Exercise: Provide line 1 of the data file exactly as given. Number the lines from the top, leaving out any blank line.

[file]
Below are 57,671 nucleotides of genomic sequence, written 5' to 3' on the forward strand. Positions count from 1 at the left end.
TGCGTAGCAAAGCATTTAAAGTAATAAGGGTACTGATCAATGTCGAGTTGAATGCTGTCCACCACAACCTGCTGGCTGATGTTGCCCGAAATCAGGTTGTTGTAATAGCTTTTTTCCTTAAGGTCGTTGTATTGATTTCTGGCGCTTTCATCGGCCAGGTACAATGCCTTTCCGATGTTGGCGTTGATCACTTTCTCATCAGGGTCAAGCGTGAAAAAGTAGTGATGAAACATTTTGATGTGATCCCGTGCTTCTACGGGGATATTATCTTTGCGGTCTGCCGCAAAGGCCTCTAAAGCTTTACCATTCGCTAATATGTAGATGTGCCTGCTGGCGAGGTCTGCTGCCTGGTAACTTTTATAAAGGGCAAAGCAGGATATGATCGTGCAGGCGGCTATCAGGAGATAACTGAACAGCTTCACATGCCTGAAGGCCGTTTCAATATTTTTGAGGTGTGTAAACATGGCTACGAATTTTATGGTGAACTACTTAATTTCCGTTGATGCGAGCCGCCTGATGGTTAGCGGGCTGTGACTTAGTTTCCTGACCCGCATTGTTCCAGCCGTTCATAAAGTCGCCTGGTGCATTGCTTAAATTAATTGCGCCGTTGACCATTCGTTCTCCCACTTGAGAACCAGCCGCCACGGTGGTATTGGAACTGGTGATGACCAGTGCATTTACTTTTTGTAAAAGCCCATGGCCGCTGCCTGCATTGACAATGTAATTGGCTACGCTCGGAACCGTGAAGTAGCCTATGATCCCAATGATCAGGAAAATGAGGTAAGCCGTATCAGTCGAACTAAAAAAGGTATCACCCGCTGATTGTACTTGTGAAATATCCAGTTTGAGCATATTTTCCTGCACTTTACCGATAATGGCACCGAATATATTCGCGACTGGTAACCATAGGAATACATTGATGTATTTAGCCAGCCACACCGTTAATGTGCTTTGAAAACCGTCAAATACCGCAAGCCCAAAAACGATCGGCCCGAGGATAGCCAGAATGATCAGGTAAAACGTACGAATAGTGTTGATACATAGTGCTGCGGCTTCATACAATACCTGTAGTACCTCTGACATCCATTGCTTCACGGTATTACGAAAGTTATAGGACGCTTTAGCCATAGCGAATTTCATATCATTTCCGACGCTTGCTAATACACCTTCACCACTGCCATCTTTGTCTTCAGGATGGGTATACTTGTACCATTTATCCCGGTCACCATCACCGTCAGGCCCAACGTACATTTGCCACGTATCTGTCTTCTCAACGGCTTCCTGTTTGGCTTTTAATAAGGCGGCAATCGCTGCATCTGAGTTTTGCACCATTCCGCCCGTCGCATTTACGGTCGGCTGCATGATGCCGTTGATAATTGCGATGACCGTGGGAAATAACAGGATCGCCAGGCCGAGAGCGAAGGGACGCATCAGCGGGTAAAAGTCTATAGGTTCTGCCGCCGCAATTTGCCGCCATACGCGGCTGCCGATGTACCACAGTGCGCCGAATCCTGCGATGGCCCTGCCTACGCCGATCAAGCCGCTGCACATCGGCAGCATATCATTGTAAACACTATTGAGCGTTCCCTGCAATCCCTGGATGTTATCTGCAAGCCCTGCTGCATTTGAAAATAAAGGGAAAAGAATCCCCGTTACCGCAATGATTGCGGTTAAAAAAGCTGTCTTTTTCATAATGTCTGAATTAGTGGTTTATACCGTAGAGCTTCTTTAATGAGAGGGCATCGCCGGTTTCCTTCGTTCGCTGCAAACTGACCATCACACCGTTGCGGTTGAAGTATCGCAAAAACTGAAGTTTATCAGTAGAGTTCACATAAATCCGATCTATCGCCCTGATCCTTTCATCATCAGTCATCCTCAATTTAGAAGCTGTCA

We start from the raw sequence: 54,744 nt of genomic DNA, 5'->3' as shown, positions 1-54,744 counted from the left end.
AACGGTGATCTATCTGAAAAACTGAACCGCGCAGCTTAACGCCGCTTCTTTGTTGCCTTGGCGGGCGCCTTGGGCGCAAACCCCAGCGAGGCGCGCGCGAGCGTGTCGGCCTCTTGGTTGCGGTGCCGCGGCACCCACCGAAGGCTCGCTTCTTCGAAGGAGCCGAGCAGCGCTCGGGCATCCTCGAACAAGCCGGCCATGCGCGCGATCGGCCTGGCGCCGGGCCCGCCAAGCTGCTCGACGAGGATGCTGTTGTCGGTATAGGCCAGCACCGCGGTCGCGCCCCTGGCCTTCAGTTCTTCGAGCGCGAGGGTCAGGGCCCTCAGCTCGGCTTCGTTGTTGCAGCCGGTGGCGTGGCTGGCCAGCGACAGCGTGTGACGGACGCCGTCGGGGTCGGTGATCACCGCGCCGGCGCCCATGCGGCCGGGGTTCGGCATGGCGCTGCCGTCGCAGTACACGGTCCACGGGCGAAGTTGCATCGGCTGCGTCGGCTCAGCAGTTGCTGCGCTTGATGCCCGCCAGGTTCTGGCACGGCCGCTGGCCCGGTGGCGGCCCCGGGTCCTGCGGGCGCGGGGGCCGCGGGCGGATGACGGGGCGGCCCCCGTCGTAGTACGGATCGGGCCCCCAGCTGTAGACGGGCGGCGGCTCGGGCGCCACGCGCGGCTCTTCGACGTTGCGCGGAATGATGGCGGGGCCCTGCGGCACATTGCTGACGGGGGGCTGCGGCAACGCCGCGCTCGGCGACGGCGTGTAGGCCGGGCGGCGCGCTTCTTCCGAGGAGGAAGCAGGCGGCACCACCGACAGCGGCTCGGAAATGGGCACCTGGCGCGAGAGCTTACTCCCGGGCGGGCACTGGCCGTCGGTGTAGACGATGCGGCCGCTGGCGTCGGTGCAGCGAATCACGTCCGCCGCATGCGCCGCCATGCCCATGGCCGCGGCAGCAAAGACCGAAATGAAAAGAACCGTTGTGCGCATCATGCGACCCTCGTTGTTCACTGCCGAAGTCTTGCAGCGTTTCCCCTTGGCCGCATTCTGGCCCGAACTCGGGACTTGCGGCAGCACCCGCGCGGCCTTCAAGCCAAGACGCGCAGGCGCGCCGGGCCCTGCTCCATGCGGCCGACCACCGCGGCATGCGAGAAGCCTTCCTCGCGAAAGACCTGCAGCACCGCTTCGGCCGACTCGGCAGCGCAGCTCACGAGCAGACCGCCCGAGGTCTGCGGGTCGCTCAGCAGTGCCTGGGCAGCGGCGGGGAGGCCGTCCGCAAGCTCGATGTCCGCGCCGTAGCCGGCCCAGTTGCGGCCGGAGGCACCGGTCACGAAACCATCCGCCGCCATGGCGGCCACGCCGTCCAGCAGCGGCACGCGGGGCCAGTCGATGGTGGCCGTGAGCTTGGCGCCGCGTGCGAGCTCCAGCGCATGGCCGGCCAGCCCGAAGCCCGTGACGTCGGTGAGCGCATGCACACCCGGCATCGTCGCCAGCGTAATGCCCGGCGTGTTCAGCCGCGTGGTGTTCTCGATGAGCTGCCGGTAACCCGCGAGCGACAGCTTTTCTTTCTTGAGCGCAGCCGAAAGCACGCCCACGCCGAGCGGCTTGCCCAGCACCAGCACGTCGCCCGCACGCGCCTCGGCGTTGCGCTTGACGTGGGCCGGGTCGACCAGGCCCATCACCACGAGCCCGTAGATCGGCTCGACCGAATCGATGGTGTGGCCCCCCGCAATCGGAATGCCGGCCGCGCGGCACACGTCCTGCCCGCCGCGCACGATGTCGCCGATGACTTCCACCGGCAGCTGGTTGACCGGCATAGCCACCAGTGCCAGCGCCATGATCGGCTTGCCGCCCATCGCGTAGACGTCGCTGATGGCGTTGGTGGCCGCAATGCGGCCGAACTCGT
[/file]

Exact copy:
Below are 57,671 nucleotides of genomic sequence, written 5' to 3' on the forward strand. Positions count from 1 at the left end.